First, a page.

On a recent trip to Vietnam, I was impressed by the country’s progress, growth and people. As I explored this young economic country, there was boundless and infectious energy and entrepreneurial spirit everywhere. A place where it feels like anything is possible.
However, only 30 years ago the country was one of the poorest in the world. I was intrigued by how this small nation had managed to reach its now middle-income status and become a development success story in only a few decades.
According to the World Economic Forum, Vietnam today is one of the stars of the emerging markets universe. Since 2010, its GDP growth has been at least 5% per year, and it’s forecast to be 6.500 % in Dec 2019. It’s economic growth rivals China, and its exports are worth as much as the total value of its GDP. It has attracted companies from Nike sportswear to Samsung smartphones to manufacture goods, establishing it as a hub for foreign investment and manufacturing. By 2017, the Financial Times reported that Vietnam was the largest exporter of clothing in the region and the second largest exporter of electronics (after Singapore).
State-owned enterprises and agriculture, which once dominated the economy, have lost prominence as the country has sought sustainable development through the liberalisation of trade, and domestic reforms to encourage business, including food processing, garment manufacturing, machine-building and mining. There has also been a massive investment in human and physical capital with investments in primary education for its rapidly growing population. Today, it boasts a population of 95 million, half of whom are under 35, which is an increase from 60 million in 1986. All these factors have helped to explain this economic rise and buoyant market of this small ASEAN nation.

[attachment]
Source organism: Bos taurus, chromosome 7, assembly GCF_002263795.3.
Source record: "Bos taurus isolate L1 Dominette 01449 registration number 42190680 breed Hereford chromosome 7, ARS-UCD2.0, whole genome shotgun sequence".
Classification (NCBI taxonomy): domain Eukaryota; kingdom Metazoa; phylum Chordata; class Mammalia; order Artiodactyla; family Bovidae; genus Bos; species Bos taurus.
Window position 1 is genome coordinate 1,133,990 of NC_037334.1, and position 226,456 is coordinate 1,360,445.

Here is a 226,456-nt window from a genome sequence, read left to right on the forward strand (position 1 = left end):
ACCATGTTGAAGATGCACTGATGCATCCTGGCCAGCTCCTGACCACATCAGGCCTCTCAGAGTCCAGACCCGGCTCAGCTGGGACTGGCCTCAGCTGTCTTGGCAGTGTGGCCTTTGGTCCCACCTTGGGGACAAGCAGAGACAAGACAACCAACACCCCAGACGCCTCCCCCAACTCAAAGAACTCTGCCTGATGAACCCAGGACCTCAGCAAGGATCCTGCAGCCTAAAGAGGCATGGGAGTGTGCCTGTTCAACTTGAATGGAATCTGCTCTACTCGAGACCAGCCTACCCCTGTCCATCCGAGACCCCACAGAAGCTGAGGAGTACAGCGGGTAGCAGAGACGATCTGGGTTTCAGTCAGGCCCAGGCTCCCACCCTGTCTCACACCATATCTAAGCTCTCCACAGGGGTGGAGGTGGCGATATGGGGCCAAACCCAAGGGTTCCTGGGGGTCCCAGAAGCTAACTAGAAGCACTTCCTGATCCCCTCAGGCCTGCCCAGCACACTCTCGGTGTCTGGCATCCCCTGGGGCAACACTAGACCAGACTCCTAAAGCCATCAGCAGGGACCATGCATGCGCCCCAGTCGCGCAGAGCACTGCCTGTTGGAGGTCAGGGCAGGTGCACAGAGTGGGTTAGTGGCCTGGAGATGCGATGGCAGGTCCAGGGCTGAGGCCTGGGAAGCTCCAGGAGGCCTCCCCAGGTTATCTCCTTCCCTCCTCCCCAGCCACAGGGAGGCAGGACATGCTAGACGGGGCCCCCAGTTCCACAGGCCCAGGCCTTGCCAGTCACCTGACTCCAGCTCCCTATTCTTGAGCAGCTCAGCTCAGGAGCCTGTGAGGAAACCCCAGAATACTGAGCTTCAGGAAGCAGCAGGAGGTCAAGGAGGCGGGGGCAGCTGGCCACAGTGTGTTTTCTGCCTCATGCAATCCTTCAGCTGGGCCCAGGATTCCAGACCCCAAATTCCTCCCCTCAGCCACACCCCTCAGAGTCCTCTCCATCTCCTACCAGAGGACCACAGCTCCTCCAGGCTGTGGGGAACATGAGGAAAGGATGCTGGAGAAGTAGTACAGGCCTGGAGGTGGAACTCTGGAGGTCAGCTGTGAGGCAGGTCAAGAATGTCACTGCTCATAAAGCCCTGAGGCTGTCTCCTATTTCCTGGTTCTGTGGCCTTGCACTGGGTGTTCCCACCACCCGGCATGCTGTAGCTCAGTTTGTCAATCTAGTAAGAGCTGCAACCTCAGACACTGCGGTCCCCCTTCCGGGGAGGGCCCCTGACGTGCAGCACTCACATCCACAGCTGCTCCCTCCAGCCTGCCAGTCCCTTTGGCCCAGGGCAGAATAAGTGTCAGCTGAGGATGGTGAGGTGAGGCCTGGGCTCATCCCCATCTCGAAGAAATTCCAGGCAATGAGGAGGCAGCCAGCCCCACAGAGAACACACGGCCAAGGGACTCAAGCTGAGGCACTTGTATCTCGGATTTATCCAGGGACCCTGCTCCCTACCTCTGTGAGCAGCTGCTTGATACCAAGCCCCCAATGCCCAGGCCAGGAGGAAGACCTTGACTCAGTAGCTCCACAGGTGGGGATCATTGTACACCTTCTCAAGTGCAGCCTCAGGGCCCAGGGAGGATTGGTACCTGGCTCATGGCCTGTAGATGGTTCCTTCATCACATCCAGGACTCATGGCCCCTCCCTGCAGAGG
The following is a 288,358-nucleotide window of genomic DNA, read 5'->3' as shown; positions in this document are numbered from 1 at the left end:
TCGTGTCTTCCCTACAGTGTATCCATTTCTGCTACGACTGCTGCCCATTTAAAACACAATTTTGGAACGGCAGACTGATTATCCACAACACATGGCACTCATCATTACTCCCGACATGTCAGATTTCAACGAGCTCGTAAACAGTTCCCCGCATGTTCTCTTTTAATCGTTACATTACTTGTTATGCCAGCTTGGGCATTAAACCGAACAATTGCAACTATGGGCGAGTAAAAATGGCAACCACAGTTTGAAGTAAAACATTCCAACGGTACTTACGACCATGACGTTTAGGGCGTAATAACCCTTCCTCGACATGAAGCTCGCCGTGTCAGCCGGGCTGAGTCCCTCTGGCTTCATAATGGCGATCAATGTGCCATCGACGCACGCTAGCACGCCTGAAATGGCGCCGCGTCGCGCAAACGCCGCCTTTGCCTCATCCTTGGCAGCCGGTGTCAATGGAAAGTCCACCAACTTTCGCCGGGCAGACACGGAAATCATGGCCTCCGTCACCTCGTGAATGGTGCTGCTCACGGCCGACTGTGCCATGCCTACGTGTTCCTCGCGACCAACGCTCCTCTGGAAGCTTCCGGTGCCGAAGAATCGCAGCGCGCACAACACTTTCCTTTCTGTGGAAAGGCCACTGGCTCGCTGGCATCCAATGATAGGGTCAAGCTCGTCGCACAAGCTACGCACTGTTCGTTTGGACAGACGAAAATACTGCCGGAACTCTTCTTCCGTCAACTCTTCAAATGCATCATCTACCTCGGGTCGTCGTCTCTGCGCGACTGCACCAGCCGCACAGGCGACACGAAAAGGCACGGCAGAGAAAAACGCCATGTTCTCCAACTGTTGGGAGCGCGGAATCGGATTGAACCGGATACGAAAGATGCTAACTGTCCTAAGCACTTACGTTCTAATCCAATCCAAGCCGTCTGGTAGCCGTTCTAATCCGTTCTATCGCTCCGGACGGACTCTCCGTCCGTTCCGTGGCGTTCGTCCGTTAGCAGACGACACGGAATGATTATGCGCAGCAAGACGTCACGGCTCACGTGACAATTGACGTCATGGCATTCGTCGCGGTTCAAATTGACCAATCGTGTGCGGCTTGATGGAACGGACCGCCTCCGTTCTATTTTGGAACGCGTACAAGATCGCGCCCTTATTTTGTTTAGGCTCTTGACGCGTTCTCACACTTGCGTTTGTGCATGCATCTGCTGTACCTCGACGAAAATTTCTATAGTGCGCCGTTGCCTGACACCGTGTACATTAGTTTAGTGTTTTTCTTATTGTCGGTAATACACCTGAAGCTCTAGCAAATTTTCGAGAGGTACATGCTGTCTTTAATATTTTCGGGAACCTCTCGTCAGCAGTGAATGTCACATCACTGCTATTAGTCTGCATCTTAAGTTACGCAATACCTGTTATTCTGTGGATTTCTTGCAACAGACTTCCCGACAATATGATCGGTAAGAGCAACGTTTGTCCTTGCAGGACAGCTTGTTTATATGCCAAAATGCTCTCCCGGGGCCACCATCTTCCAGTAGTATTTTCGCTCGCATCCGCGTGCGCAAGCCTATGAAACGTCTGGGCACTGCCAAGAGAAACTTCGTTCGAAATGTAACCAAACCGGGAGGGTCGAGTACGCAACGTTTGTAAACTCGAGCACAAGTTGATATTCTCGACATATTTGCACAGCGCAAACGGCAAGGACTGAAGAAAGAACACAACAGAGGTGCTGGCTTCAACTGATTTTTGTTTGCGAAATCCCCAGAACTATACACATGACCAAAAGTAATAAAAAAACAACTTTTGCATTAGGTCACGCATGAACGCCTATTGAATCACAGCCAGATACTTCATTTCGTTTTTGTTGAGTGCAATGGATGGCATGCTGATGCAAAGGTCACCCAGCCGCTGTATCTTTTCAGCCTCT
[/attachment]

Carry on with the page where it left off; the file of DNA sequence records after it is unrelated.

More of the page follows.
Vietnam is also ready for the Fourth Industrial Revolution, through investment in access to the internet. With a robust IT infrastructure in place, it is well placed to handle the frequent disruptions caused by ongoing technological advances.
From a talent perspective, the sons and daughters of those who left the country after the Vietnam war are returning. Professionals of all ages are creating business by propelling the start-up scene, investing in property, opening restaurants and contributing to the booming real estate market. Qualified talent is also helping overseas firms expand into new Vietnamese markets, and taking on key positions within companies. This is all helping boost Vietnam’s economic prosperity.
The World Economic Forum’s Global Competitiveness Report 2018, published by the World Economic Forum, cited Vietnam as the 77th most competitive nation in the world out of 140 countries. Vietnam is also ranked 69th among 190 economies in the ease of doing business, according to the latest World Bank annual ratings.
It’s a fascinating country and one to watch as it continues to grow in all aspects, changing the lives of its people and overall economic wealth.